My challenge is how to get my strategy and ideas bought into by people with different experiences and perspectives, from the founder of the company to someone who’s been a store manager for some 15+ years.

Basics of any business as you see them? 1) Making sure the products and services you offer appeal to customers and finding out what they’re willing to pay for them. 2) Understanding what your competitors do. 3) Building a strategy that takes your services to market, cuts into people’s consciousness and engenders brand loyalty.

The Caffè Nero X factor? We pride ourselves on coffee and service. We’re not franchised, we’re owned and managed by one big ‘family’, and consider our service culture to be very, very important.

‘Don’t feel guilty about taking time to be with your family,’ says Will, pictured here with (from left to right) eldest son Sam, wife Tania, daughter Phoebe, second son Jake and third son Max

Brexit: opportunity or threat? Threat in the short term because many people who work for us, particularly in London, are European Union nationals willing to come across and work really hard, and they now feel threatened. It’s horrible, they feel parts of Britain don’t want them. Plus the pound has weakened so their earnings aren’t worth as much.

I guess Brexiteers would argue Brexit will make the British market more dynamic. I do feel things will reach a sensible outcome ultimately and it will be fine because we’re good at trading as a nation. But my view is that in the short term, it’s more of a threat than an opportunity.

Is the customer still always right? Yes, in the sense that you must stay connected to your customers and listen hard. But while we have loads of great customers giving us positive feedback, we also get some who write unreasonable and offensive things to us – it never ceases to amaze me how racist and horrible they can be. They get aggressive about minor things: maybe they need help. I don’t mind if people do it to me, but I don’t like it when people are offensive to my staff. So in that context, the customer is not always right!

Does Nero have any plans to expand into Africa? I personally would love to expand into Africa, there are so many countries we could go to. South Africa is one of my favourite places in the world and I’d be very open to it at the right time. There’s a healthy coffee culture in South Africa already, so we’d probably go into partnership with somebody. But we have no short-term plans to do so.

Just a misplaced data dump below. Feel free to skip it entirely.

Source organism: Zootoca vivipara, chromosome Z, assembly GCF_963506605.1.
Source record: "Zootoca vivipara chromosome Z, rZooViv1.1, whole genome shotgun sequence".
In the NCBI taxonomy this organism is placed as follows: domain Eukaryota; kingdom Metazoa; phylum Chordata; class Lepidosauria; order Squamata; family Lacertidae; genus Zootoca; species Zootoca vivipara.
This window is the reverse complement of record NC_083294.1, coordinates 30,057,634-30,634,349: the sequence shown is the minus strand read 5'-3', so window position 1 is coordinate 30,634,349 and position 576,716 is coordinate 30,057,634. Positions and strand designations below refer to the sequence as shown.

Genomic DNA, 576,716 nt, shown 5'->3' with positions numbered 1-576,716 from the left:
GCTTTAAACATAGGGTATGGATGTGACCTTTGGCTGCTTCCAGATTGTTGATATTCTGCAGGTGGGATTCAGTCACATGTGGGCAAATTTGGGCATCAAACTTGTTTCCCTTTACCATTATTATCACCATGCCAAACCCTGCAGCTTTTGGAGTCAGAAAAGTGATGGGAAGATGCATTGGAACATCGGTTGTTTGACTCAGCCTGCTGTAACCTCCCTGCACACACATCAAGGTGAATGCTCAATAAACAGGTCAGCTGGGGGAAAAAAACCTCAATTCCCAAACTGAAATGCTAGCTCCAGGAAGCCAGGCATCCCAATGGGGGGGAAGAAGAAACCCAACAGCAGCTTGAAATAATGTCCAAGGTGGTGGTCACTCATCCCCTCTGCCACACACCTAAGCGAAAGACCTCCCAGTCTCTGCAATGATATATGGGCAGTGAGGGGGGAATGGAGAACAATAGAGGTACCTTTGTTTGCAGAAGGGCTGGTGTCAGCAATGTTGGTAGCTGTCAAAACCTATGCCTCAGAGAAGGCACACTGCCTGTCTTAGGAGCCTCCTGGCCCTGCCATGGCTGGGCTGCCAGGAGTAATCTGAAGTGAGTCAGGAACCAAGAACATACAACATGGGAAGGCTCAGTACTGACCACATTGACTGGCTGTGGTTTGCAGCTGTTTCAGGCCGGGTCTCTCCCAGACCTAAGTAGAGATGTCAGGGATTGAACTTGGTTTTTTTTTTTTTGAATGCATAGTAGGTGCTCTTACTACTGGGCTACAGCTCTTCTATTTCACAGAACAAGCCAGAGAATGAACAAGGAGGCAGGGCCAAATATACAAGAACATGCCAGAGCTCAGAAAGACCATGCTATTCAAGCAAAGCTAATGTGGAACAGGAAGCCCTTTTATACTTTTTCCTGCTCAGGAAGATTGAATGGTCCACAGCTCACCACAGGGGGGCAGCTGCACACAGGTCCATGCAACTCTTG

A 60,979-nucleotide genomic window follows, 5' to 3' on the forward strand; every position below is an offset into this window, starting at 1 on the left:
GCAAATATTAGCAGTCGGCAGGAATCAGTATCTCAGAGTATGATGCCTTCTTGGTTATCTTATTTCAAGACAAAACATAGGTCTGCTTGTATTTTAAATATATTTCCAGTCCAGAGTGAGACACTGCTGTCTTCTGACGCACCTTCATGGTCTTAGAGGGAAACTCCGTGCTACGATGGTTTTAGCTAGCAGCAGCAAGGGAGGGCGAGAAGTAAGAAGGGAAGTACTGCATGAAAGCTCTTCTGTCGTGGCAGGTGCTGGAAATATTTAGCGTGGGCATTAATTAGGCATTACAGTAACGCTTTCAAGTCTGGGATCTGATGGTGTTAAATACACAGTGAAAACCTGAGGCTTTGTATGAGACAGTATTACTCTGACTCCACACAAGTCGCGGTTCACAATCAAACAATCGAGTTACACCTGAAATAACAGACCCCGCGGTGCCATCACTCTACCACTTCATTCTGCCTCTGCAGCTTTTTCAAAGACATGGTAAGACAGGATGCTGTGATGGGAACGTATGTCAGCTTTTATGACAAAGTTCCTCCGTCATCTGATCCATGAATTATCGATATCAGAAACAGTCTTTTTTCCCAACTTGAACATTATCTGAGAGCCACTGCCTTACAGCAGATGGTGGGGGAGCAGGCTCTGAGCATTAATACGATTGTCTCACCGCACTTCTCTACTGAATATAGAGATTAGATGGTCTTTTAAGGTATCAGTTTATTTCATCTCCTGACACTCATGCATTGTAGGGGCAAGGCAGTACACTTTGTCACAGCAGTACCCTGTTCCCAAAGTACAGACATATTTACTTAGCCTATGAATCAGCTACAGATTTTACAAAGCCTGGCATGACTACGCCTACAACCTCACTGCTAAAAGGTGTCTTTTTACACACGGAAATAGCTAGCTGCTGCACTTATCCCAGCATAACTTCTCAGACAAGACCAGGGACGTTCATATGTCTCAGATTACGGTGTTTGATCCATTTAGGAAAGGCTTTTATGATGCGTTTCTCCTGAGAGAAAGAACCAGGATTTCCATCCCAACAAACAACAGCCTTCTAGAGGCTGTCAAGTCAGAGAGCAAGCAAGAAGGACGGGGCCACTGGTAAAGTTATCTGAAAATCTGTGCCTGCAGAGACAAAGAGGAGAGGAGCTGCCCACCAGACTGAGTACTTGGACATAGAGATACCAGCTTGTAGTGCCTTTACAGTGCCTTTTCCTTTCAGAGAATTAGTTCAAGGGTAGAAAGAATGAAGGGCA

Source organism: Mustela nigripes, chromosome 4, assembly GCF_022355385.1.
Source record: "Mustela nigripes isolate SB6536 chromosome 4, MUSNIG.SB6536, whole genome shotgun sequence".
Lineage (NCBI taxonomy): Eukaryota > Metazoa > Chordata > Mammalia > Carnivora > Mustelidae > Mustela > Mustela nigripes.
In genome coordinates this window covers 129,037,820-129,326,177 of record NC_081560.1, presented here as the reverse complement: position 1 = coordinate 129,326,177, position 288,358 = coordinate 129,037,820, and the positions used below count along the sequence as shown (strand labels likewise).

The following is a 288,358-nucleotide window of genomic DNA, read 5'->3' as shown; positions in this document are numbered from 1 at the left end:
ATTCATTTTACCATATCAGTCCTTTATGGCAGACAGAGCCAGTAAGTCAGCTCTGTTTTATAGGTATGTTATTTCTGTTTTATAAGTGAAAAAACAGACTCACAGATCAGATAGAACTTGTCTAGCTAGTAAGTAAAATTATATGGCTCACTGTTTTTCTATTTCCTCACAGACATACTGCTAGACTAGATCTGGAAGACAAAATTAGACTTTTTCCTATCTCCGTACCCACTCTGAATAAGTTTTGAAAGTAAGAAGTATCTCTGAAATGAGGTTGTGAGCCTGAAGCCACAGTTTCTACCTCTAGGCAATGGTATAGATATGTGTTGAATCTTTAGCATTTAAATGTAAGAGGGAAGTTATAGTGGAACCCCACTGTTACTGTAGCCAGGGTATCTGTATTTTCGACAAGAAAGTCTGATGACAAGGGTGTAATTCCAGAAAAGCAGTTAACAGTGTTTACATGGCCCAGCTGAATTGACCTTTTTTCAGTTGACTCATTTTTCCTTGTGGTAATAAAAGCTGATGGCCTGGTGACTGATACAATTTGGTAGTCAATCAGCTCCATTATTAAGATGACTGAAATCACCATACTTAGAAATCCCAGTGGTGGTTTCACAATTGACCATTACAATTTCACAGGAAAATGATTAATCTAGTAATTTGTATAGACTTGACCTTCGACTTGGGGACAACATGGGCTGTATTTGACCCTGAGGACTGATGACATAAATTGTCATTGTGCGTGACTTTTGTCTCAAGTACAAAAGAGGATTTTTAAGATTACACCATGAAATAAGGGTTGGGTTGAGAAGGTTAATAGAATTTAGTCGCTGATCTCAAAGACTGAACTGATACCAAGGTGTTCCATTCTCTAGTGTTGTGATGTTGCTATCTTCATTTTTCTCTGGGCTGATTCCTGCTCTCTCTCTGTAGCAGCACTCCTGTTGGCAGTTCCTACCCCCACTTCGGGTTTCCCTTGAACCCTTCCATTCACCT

Will’s working cocker spaniels take him jogging and are his ‘surrogate babies’ when his sons are at university. ‘They’re small enough to cuddle on the sofa,’  he confesses

You’re a committed Christian. How do you believe in a living God in the 21st century? I would say, very easily. To me, the Christian message is overwhelmingly powerful and even more so today when there seems to be a deep spiritual hunger in the world.  

How did you find your faith? I went on an Alpha course 27 years ago, quite anti the whole thing and only doing it because a friend I admired had become a Christian. I couldn’t believe how practical and relevant it turned out to be.

Initially I was a ‘macro Christian’ who got the big picture but didn’t particularly relate to God on a daily basis. Latterly, I have become a ‘micro Christian’, by which I mean that I connect with God in my daily thoughts and engagements.

An example, please? One strong memory I have is about 10 years after the Alpha course when I was dealing with a restructuring. I went to bed saying, ‘I can’t cope with this’, and felt this peaceful voice saying, ‘I’m here for you’. It gave me such a restoring sense of purpose and peace.

Best thing about God? His overwhelming grace and forgiveness.

What wakes you early? Anything to do with relationships: I don’t like being out of sorts in one.

Favourite coffee? Caffè Nero flat white!